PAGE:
Tuesday, April 9, 2013

Tunisia Now Exporting “Jihadis”

    Tuesday, April 09, 2013   No comments

Tunisian families have begun to dread knocks on their doors, or late-night phone calls, fearing that the messenger will bear the news that their son has been smuggled out of the country to join the “jihad” in Syria.
Families here told IPS that they have no way of contacting their sons once they leave — whether by choice or coercion they will never know — for the warring nation nearly 3,000 miles away. At most, family members receive an inaudible telephone call from Libya, where the soon-to-be militants are trained, the muffled voice on the other end of the line saying a quiet and final goodbye.

After that point, no news is good news. If they are contacted again, it will only be an anonymous caller announcing the death of a son, brother or husband, adding that the family should be proud of their martyred loved one.

The next day, the family might find a CD, slipped under the door, containing filmed footage of the burial.

There are no reliable data on exactly when young Tunisian men began rushing to join the Free Syrian Army, currently engaged in a battle to depose Syrian president Bashar al-Assad, but experts and civil society activists are agreed on one thing: the number is increasing.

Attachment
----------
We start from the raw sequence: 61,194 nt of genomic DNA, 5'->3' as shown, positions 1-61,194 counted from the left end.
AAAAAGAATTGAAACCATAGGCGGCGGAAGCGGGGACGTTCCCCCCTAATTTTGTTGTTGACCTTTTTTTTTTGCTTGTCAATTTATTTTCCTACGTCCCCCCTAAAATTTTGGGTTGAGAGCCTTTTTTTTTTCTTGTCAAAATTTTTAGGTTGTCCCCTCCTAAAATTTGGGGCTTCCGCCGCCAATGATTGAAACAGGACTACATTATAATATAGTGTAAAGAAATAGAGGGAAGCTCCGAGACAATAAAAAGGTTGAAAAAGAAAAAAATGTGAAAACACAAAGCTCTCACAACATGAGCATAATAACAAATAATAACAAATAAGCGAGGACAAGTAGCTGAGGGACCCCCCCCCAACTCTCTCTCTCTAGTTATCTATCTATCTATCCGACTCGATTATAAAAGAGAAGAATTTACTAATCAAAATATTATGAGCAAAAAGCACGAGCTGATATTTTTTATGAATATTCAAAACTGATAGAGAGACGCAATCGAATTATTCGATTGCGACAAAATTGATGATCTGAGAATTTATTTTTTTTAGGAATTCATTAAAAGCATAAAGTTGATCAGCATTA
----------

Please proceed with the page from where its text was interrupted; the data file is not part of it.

On Mar. 29, local sources reported that between 6,000 and 10,000 men have left the country, while the Algerian press say the number could be closer to 12,000.

Families tell IPS the self-proclaimed jihadists leave in secret, often under cover of darkness, and change their names en route so that Facebook and internet searches yield no results. They believe mosques and charity organisations serve as fronts for this “recruitment” process.

Widely considered the cradle of the Arab Spring, Tunisia has gained a reputation as a progressive country, bolstered by the strong democratic current that toppled former dictator Zine Abadine Ben Ali in January 2011. The election of the moderate Islamist party Ennahda in October 2011 further raised hopes that the country would stay on track towards a more inclusive future.

But beneath the moderate veneer, a strong ultra-conservative undercurrent remained, steered by Salafist-controlled mosques – like Fath, Ennassr, Ettadhamen, and the great mosque of Ben Arous located on the outskirts of Tunis – that are now serving as headquarters for the smuggling of fighters.


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